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NFL Announces Security Plans for Super Bowl XLVI Game Day
In a press release issued by the NFL on Feb. 1, the league announced its plans for keeping attendees at Super Bowl XLVI safe. There are a number of things that those attending the big game between the New England Patriots and the New York Giants need to know before heading to Lucas Oil Stadium.
Less is Better
Fans attending Super Bowl XLVI will want to keep the number and size of possessions being carried into the stadium to a minimum. Fans will be subject to the kind of search of their person and property that you would expect from one of the biggest events of the year: pat-downs, metal detectors, and other like-minded security checks.
Any items that you're carrying will also be thoroughly inspected. Do not bring anything larger than a small purse or bag. Be aware, too, that camera cases and binocular cases are among the list of prohibited items (see list below). Neither the NFL or Lucas Oil Stadium will hold prohibited items for fans during the game, so you'll likely be left with the choice of securing the item in your vehicle or hotel room, or trashing it.
Fans not willing to subject themselves to this kind of search will not be admitted into Lucas Oil Stadium.
Super Bowl XLVI Entry Procedures
For those who have attended Indianapolis Colts games at Lucas Oil Stadium, erase memories of how you entered the stadium from your brains. It will be completely different for Super Bowl XLVI.
There will be a security perimeter around the stadium through which all fans must pass before entering the gate. The largest and most convenient point to enter the security perimeter will be inside the Indiana Convention Center—the same facility that hosts the NFL Experience—with entry near the intersections of Maryland Street and Capitol Avenue or Georgia Street and Capitol Avenue.
Georgia Street is where the Super Bowl Village is located. Capitol Avenue is the street down which the zip lines extend. Maryland Street is the street directly to the north of the Indiana Convention Center. Would a map help? Here's one.
There will also be entry points to the security perimeter on the east and west sides of Lucas Oil Stadium, but you'll likely be standing outside while you wait. My personal preference would be to stand inside the heated Indiana Convention Center while I'm in line, but suit yourself.
Everyone entering the security perimeter—including children—must have a ticket to the game. Those who are in wheelchairs, as well as their companions, must have the "wheelchair" designation on their tickets.
Once you enter the security perimeter, there's no going back. You will not be allowed re-entry if you leave, so plan accordingly.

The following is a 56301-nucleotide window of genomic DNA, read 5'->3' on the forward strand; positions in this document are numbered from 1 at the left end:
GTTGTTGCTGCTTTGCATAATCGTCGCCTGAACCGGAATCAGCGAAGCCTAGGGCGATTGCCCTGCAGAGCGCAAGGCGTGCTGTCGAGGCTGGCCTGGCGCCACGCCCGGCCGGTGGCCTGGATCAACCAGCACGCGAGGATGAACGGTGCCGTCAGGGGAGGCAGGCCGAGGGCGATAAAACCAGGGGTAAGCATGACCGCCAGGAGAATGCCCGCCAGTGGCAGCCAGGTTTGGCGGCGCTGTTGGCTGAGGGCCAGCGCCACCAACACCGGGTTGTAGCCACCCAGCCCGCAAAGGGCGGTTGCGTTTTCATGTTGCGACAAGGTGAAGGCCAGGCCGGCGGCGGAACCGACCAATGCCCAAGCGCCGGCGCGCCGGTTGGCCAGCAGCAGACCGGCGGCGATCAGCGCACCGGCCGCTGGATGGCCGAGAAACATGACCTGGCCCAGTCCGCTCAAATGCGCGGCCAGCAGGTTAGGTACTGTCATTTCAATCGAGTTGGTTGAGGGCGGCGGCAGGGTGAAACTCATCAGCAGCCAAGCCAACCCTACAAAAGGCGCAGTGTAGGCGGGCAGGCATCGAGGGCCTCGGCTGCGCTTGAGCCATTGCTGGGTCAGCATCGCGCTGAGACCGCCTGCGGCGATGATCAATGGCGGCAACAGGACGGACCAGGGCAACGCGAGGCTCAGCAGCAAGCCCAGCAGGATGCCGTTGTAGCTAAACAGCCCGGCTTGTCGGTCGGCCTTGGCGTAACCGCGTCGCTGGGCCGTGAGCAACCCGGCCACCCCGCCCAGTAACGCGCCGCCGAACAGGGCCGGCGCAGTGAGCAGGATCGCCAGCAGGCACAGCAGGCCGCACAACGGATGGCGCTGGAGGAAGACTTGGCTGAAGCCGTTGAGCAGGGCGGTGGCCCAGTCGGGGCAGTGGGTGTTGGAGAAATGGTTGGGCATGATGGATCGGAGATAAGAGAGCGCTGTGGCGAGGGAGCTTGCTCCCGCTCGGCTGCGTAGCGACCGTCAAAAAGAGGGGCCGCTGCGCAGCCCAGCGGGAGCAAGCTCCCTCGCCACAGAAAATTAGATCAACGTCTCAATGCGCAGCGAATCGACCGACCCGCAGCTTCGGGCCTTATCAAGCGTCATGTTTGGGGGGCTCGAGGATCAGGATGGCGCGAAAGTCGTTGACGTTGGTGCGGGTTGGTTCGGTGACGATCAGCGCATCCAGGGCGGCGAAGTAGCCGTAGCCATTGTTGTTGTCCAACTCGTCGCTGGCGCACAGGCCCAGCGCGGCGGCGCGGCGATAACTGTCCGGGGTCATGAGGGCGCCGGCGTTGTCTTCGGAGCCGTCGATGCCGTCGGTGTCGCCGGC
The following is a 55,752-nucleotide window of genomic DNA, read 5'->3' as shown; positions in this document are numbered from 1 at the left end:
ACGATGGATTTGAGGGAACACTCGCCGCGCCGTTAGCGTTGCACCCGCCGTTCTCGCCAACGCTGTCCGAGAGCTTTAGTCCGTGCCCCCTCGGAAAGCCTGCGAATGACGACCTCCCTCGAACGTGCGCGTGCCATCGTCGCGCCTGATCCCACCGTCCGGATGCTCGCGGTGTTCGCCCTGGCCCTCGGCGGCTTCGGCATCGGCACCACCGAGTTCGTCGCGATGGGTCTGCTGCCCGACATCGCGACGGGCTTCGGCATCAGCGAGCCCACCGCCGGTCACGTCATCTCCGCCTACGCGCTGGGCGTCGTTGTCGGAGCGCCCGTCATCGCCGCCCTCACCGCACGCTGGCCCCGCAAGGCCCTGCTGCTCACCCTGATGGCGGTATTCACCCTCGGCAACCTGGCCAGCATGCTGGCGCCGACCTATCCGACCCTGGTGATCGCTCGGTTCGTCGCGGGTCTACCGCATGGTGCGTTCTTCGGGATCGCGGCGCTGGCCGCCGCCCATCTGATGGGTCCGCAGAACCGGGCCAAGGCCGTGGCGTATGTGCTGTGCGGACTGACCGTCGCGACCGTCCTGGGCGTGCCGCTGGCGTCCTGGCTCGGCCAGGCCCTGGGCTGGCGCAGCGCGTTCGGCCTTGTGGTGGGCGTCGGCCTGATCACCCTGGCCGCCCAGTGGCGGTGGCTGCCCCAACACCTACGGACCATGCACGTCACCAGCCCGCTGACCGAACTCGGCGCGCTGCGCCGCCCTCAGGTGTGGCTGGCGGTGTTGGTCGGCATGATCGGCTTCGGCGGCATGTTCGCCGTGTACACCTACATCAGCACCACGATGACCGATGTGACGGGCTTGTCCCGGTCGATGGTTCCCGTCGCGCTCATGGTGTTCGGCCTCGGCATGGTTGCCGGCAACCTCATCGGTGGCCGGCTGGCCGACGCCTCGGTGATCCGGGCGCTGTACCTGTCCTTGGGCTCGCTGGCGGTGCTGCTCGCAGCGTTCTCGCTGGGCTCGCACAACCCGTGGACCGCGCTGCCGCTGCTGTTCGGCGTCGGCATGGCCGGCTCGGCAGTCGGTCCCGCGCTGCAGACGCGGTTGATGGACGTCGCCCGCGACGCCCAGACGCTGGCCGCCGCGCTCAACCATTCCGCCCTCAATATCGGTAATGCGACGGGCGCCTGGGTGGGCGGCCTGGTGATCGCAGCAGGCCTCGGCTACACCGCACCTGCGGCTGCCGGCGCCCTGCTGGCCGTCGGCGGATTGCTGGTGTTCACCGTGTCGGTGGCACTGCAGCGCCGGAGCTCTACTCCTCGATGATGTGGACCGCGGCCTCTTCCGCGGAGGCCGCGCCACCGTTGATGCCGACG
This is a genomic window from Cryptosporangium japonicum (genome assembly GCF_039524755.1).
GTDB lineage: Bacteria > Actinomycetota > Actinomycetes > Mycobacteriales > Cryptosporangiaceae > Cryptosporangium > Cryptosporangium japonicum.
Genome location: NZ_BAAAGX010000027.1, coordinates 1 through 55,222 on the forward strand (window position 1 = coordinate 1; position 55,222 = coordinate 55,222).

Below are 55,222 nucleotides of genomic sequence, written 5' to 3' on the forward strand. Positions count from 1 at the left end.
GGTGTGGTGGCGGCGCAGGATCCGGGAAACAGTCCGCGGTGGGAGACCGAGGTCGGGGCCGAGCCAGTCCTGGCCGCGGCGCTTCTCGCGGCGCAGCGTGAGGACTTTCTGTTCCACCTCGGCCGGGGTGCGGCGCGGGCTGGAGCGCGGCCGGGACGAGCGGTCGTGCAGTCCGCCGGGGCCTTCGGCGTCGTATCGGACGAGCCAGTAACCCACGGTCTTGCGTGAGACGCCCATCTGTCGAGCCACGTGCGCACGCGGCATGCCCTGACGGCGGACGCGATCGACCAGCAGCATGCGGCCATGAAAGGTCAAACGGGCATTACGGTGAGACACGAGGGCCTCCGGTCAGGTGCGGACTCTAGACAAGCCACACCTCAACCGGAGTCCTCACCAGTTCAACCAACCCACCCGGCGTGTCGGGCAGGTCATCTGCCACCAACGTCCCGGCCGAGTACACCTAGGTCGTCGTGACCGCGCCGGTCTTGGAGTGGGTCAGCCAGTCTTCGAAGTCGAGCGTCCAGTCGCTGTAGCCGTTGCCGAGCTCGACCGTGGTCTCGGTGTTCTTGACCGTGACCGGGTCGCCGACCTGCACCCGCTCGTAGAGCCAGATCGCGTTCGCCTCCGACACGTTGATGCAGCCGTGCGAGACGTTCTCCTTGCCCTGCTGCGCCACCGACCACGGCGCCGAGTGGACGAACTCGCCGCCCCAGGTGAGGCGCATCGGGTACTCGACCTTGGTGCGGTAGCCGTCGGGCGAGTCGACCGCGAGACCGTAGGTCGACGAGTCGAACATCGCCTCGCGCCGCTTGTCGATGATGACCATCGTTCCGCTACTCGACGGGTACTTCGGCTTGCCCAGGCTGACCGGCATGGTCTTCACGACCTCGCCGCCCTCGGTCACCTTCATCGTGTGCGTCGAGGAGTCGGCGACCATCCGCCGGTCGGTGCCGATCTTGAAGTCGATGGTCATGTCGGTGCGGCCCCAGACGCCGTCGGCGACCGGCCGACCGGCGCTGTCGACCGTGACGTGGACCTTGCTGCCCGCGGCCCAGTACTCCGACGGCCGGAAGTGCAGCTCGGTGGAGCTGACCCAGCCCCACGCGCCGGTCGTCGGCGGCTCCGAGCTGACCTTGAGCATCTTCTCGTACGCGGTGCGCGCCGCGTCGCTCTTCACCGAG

The NFL recommends getting to the security perimeter entry points by 2 p.m. ET on game day to make sure you get in, get through security, and get settled in plenty of time for the pre-game activities that begin at 5:30 p.m. Kickoff is set for 6:30 p.m. ET.
NFL Fans Code of Conduct
This goes without saying for the vast majority of fans who will attend Super Bowl XLVI, but the NFL has a code of conduct for its fans. You can read it—and please do—in its entirety here.
In a nutshell: don't be a jerk to other people, don't be a drunken jerk, don't be a potty mouth, don't flip anyone the bird (come on, there's going to be kids there), don't throw stuff on the field or otherwise disrupt the game, be nice to your neighbors even if they root for the other team, and do what the stadium security staff tells you to do.
Don't Bring This Stuff to the Game
You won't be allowed inside the stadium with any of this stuff, so don't bring it.
—Weapons of any kind
—Laser lights and pointers
—Containers of any type
—Coolers of any size
—Camera cases and binocular cases/tripods
This is not an all-inclusive list, so just use common sense. You know, leave the pet pit bull at home, even though the list doesn't specifically include animals. Stuff like that.
One Last Word About Electronics
As you saw above, leave the video cameras, the tripods, and the cases for your camera and binoculars in your vehicle or hotel room. They won't be allowed.
Small binoculars and small cameras are allowed, but cameras cannot have lenses longer than six inches.
Don't take any electronic items like televisions, radios, and tablet computers, either. They're going to be very carefully inspected, and it'll take you forever to get into the stadium because of it. Just leave them behind.
Sure, this is all kind of a pain in the butt, but this is the world in which we live now. When you're starting to feel aggravated about the wait or self-conscious about getting patted down, remember that the object of all this security is to keep everyone safe and having a good time at Super Bowl XLVI. And everyone else has to go through the exact same thing, too. Patience, patience, patience.
Being forced to buy an overpriced bottle of water inside the stadium or having to leave the vintage musket that's part of your Patriots costume at home sure beats disaster striking during the event, don't you agree?
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